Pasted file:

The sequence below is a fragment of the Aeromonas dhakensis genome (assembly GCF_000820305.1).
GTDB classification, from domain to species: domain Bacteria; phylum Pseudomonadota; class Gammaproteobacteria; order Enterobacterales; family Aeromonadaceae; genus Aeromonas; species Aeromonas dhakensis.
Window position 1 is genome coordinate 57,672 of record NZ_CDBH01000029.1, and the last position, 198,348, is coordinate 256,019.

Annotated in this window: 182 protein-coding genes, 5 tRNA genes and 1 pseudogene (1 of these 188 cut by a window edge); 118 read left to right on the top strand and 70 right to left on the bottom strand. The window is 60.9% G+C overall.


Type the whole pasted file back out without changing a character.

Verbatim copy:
The sequence below is a fragment of the Aeromonas dhakensis genome (assembly GCF_000820305.1).
GTDB classification, from domain to species: domain Bacteria; phylum Pseudomonadota; class Gammaproteobacteria; order Enterobacterales; family Aeromonadaceae; genus Aeromonas; species Aeromonas dhakensis.
Window position 1 is genome coordinate 57,672 of record NZ_CDBH01000029.1, and the last position, 198,348, is coordinate 256,019.

Annotated in this window: 182 protein-coding genes, 5 tRNA genes and 1 pseudogene (1 of these 188 cut by a window edge); 118 read left to right on the top strand and 70 right to left on the bottom strand. The window is 60.9% G+C overall.